Jesus is Baptized in the Jordan
Spiritual Fruit: Openness to the Holy Spirit
The Baptism of Jesus in the Jordan River differed from every other baptism ever performed in one very important way – Jesus had no sin from which He needed to be cleansed. And yet, in spite of his sinlessness, He chose to submit to his cousin John the Baptist’s baptism of repentance.
While Jesus had no personal need of baptism, He understood that His baptism was necessary for the sake of humanity as a whole. Jesus’ baptism transformed baptism itself, and the descent of the Holy Spirit on Him during His baptism opened the way for the Holy Spirit to descend on those who enter into that baptism through their own.
As members of the Legion of Mary, we seek to promote openness to the Holy Spirit in whatever small ways we can. Through our works of consolation, conservation, and conversion, we hope to make straight a path for the Holy Spirit to act in the lives of those we meet. It is only fitting, then, that St. John the Baptist is one of the patrons of the Legion.
Jesus Changes Water into Wine at the Wedding at Cana
Spiritual Fruit: To Jesus Through Mary
In the Mystery of the Wedding at Cana, we are given a great image of the powerful intercession of the Blessed Mother. It was she who called Jesus’ attention to the shortage of wine at the wedding, and she whose consent He sought in beginning His ministry when He asked, “What would you have Me do? My hour has not yet come.”
The Legion of Mary recognizes that God, in His infinite Wisdom, always chooses to act through Mary. The Promise we make when we become permanent legionaries reflects this – “I know that you, who have come to regenerate the world in Jesus Christ, have not willed to do so except through Mary; that without her we cannot know or love you; that it is by her, and to whom she pleases, when she pleases, and in the quantity and manner she pleases, that all your gifts and virtues and graces are administered.”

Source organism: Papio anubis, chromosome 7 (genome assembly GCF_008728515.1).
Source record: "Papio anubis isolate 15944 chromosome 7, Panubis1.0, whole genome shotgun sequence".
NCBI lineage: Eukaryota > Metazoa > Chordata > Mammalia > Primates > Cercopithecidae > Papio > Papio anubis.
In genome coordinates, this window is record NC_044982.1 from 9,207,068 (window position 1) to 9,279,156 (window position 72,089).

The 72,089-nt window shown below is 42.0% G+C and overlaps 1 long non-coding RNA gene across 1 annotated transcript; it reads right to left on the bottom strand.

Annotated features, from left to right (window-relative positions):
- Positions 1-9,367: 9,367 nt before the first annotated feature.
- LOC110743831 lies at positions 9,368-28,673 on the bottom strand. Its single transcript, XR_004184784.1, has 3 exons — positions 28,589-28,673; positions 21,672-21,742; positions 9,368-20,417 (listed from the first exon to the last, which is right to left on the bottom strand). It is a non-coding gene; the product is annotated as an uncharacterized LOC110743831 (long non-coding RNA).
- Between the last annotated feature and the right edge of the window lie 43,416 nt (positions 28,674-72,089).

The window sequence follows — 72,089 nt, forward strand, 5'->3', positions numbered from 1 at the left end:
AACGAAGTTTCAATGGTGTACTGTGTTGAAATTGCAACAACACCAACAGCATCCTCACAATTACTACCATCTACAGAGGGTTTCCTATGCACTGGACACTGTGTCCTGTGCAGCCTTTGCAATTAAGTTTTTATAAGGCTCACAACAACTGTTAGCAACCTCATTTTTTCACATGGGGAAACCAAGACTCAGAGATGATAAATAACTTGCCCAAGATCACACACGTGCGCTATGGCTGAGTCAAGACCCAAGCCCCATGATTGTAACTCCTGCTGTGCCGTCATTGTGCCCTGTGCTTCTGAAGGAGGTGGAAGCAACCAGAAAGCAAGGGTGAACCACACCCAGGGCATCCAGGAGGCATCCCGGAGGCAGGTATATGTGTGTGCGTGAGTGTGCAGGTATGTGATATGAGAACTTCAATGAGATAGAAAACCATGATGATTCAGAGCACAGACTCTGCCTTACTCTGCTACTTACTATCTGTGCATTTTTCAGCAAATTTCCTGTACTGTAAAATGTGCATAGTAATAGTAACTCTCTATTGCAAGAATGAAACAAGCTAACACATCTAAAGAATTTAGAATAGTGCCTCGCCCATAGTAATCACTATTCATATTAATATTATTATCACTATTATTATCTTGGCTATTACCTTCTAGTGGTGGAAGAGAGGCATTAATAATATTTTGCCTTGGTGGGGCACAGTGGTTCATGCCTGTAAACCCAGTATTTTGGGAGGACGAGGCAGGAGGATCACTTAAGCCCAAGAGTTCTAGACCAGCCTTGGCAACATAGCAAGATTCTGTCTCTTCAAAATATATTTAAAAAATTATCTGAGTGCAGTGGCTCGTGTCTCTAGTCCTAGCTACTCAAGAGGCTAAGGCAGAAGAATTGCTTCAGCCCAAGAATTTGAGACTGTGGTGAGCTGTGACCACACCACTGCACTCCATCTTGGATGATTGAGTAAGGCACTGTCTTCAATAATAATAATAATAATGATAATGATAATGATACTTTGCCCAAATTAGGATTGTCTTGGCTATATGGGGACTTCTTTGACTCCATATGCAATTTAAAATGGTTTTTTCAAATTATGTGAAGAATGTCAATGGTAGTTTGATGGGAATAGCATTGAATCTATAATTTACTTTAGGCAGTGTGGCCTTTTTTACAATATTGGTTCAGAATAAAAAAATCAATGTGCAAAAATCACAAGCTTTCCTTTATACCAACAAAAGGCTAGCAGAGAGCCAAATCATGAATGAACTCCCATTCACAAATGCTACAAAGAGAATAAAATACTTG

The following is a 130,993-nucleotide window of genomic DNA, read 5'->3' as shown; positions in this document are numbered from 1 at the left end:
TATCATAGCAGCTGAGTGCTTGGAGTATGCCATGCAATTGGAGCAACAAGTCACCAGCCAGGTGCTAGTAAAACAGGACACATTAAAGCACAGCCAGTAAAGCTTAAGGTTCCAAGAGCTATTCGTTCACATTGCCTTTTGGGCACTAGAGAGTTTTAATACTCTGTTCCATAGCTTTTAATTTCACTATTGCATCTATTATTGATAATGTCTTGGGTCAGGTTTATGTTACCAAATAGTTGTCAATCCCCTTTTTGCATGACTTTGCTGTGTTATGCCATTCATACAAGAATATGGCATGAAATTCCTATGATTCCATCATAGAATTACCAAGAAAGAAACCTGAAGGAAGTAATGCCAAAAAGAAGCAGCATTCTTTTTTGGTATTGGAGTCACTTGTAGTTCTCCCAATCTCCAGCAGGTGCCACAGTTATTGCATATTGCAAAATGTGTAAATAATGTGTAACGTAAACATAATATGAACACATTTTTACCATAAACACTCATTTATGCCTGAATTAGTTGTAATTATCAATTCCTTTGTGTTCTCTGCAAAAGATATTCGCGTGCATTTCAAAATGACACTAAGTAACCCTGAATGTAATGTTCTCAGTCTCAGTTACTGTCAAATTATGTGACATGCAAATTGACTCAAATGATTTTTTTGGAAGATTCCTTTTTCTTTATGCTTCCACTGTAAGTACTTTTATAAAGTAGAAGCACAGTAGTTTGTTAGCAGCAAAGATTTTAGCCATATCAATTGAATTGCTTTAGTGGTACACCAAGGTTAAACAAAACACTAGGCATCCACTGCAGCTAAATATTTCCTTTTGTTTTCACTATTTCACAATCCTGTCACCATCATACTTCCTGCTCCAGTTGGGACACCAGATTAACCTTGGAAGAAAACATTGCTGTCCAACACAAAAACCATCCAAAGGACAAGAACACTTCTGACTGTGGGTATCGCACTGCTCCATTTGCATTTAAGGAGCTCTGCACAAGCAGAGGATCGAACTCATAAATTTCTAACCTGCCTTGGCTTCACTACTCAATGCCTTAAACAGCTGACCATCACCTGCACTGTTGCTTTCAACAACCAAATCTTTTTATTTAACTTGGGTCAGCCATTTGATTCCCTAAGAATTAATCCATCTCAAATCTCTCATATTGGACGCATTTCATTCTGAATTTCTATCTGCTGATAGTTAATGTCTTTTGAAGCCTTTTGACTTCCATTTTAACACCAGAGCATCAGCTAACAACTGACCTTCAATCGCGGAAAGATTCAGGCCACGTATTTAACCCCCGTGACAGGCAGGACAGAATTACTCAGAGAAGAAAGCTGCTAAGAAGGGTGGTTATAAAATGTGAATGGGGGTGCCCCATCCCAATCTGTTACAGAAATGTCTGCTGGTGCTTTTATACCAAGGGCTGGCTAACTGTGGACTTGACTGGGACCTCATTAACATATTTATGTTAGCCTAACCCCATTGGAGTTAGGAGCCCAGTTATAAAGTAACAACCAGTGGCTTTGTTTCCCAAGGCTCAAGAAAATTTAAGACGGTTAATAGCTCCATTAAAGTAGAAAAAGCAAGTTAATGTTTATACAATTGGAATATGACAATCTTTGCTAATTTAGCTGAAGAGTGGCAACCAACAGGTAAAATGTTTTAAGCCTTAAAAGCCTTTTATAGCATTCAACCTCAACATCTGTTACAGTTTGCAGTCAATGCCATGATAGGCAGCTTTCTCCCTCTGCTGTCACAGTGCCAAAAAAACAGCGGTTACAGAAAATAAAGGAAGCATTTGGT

As members of the Legion of Mary, we seek to consecrate ourselves to Mary so that, through this consecration, we might better consecrate ourselves to Jesus through his most Blessed Mother. In doing so, the Legion often has resource to a book entitled The Secret of Mary, written by one of the patrons of the Legion, St. Louis-Marie de Montfort.
Jesus PrOCLAIMS THE KINGDOM OF GOD
Spiritual Fruit: Christian Witness and Conversion
The Proclamation of the Kingdom of God is unique among the Mysteries of the Rosary insofar as it refers not to a single event in the life of Jesus or Mary, but to the ministry on which Jesus spent several years of His life and the Evangelists focused the majority of their Gospels.
Furthermore, to meditate on the Proclamation of the Kingdom of God is, in some sense, to meditate on the Gospel message itself. Every parable Jesus taught and every miracle He worked was designed to draw people closer to the Kingdom, and thus to eternal life. As Jesus Himself said, “I came that they may have life, and may have it abundantly.” Sometimes, this involved meeting the physical needs of people, as when He fed the five thousand. Sometimes, He spoke more directly to the spiritual needs of a people who were “like sheep without a shepherd.”
The importance of the Proclamation of the Kingdom in Jesus’ life, furthermore, is reflected in the life of His Church. In fact, Pope Pius XI declared that “The Church has no other reason for its existence than to extend over the earth the Kingdom of Christ and so to render people sharers of his saving Redemption.